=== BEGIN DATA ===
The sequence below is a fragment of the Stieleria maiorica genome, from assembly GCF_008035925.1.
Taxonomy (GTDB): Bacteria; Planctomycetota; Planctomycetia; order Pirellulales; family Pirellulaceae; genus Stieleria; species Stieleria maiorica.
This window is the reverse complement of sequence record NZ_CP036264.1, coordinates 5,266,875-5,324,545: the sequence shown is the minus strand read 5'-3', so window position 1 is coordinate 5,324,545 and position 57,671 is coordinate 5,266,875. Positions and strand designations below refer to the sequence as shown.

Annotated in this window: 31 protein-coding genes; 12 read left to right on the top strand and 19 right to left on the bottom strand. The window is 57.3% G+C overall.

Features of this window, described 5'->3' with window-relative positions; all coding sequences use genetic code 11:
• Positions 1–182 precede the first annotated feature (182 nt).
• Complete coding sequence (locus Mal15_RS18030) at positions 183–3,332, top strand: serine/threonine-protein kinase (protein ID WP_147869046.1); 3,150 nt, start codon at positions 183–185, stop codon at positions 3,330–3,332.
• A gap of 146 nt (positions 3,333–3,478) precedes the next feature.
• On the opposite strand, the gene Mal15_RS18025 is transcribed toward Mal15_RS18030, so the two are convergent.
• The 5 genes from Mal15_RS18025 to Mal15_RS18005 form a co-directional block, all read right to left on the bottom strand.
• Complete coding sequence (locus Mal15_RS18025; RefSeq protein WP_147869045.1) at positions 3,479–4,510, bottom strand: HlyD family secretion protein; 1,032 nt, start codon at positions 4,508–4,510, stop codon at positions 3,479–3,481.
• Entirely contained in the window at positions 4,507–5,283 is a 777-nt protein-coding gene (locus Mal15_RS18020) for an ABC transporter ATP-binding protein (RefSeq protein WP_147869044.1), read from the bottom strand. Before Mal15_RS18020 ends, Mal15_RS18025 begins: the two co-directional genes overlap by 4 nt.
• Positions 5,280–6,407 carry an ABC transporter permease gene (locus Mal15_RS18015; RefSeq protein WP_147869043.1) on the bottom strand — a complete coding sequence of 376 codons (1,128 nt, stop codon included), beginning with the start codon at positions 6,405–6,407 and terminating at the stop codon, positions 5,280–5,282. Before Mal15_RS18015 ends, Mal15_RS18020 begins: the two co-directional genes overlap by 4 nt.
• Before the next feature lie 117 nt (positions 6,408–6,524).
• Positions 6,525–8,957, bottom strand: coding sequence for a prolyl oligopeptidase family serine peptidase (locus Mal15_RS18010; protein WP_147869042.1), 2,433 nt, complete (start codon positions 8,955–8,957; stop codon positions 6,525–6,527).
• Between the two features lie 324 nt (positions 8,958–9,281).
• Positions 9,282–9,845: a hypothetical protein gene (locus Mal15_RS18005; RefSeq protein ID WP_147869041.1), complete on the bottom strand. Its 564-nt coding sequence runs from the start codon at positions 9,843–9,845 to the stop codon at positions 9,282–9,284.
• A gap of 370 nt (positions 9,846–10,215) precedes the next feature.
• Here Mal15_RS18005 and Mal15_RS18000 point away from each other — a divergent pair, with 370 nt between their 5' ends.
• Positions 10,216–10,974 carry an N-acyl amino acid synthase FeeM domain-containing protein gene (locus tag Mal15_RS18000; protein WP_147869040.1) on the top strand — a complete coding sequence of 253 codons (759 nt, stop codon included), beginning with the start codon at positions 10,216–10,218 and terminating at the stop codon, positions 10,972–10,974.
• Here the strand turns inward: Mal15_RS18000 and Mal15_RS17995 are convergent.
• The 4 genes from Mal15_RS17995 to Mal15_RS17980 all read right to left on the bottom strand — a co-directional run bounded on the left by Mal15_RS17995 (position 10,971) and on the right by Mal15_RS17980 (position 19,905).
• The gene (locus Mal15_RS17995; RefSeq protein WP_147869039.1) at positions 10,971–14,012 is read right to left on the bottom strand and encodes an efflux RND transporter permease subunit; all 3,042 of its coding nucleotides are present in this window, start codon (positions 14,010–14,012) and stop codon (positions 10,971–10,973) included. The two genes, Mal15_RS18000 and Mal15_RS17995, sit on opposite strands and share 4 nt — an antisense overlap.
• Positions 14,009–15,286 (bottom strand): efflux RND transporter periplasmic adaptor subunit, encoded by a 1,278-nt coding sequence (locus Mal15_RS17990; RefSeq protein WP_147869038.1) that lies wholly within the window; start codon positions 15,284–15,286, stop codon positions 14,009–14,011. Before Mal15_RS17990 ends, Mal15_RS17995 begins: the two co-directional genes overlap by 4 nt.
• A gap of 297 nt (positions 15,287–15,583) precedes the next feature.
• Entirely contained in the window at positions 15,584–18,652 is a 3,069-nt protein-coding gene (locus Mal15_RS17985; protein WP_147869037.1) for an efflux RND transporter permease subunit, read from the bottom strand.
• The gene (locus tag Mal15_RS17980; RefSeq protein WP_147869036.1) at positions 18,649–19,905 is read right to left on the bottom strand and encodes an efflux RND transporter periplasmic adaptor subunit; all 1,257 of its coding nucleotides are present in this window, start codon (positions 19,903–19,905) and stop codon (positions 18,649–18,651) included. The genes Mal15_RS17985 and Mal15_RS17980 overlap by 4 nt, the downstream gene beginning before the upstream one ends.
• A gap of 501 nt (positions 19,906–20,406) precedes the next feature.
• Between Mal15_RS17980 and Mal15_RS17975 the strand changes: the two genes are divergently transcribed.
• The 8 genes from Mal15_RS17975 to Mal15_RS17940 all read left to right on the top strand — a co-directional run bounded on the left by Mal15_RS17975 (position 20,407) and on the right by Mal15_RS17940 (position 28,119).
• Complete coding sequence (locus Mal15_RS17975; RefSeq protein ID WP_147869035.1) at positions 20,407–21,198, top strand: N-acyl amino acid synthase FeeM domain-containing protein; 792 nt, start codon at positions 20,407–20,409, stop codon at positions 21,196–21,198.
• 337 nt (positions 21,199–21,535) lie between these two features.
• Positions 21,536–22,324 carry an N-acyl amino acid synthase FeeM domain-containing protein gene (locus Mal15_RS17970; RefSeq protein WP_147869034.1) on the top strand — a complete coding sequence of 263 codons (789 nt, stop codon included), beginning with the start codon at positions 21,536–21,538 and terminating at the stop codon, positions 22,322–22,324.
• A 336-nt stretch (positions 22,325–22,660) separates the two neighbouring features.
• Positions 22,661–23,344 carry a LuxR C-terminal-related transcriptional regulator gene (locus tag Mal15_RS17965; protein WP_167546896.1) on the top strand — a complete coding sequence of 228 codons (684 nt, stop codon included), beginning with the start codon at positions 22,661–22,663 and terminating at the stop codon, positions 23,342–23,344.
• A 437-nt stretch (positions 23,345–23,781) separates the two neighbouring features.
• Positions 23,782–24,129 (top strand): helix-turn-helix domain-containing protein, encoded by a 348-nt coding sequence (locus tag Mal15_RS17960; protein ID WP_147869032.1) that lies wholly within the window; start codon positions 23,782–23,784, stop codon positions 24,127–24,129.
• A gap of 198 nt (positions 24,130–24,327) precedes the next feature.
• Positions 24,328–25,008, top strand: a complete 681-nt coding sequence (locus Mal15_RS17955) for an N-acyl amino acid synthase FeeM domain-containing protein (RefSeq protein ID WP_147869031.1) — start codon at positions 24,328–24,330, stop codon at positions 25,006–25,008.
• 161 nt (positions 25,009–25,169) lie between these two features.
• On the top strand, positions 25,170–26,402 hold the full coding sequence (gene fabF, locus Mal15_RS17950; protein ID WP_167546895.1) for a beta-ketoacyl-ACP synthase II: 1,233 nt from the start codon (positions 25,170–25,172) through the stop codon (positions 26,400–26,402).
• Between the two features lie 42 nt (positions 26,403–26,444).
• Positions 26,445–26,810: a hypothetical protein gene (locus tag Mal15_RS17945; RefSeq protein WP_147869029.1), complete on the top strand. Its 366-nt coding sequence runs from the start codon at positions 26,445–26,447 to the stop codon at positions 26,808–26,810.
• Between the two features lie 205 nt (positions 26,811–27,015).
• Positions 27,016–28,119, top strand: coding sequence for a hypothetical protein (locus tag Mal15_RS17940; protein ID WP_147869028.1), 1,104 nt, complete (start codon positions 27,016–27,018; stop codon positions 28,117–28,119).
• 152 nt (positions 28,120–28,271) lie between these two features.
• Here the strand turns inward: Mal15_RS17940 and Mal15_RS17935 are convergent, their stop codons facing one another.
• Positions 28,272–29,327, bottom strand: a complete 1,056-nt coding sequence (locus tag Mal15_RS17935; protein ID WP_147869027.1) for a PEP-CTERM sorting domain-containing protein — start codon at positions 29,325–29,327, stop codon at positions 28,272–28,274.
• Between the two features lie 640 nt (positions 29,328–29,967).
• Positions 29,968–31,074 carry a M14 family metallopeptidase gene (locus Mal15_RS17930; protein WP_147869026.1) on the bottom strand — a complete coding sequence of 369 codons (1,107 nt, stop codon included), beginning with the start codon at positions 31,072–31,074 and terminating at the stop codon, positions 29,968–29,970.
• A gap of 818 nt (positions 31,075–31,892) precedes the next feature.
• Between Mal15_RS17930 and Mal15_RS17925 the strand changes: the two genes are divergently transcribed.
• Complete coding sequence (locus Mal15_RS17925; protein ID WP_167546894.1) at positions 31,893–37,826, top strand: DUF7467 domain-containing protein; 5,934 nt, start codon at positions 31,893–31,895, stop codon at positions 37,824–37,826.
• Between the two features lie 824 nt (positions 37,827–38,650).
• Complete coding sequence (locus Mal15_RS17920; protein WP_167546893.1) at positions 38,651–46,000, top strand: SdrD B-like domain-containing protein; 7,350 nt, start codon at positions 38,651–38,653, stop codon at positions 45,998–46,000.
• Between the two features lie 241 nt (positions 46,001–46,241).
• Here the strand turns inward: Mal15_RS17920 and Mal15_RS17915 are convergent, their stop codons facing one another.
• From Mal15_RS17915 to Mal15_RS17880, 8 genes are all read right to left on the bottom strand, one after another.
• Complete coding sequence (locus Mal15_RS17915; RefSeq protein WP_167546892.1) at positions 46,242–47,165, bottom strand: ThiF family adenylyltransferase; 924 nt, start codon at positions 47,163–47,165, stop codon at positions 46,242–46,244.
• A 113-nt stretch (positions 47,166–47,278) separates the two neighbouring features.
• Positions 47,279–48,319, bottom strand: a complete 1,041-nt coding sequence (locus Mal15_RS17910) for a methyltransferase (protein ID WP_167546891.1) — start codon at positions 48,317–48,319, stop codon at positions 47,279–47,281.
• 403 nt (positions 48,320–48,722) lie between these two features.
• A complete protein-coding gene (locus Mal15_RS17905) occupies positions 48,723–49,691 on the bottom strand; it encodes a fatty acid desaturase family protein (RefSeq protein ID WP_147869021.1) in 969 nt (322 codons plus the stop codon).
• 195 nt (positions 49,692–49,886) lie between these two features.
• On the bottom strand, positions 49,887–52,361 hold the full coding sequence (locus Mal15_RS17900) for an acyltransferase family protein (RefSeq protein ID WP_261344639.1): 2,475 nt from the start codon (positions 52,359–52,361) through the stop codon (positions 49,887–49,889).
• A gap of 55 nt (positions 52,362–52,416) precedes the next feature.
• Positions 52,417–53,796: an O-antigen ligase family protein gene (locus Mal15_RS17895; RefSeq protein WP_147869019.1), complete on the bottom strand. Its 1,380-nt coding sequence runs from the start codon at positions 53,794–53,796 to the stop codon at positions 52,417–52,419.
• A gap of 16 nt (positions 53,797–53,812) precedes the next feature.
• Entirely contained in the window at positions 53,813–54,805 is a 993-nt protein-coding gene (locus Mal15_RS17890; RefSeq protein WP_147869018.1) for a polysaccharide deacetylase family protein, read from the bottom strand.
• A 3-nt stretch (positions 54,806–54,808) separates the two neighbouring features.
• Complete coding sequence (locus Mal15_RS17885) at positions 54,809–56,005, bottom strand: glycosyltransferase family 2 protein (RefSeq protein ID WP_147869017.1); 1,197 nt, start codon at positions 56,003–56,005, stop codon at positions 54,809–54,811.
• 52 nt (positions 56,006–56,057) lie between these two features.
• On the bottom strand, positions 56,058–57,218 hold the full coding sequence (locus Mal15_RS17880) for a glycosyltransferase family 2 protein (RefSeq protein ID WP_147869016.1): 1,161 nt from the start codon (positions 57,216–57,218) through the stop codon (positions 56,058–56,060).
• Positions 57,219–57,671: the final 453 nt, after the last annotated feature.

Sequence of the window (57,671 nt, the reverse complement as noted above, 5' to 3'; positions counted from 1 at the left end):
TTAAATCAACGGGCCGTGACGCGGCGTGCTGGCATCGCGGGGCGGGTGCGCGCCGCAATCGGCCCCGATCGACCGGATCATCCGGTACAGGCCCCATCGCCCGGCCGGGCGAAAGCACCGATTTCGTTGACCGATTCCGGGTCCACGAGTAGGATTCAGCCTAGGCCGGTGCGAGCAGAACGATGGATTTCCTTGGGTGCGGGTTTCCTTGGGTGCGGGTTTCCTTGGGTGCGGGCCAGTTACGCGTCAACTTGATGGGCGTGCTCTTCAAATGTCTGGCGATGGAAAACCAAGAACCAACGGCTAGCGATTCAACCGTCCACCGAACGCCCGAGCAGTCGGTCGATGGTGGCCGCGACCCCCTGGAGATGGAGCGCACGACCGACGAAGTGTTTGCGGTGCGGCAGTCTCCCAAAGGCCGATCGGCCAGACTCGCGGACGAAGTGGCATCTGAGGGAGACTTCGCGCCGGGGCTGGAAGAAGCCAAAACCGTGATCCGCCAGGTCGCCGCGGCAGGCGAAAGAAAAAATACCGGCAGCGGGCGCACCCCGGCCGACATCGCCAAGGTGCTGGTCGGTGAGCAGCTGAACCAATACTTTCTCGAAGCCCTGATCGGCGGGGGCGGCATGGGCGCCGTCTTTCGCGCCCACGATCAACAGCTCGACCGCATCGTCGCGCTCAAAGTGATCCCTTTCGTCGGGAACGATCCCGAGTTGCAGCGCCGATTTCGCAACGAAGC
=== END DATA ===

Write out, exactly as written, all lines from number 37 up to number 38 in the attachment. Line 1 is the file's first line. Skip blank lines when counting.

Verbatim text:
• Positions 23,782–24,129 (top strand): helix-turn-helix domain-containing protein, encoded by a 348-nt coding sequence (locus tag Mal15_RS17960; protein ID WP_147869032.1) that lies wholly within the window; start codon positions 23,782–23,784, stop codon positions 24,127–24,129.
• A gap of 198 nt (positions 24,130–24,327) precedes the next feature.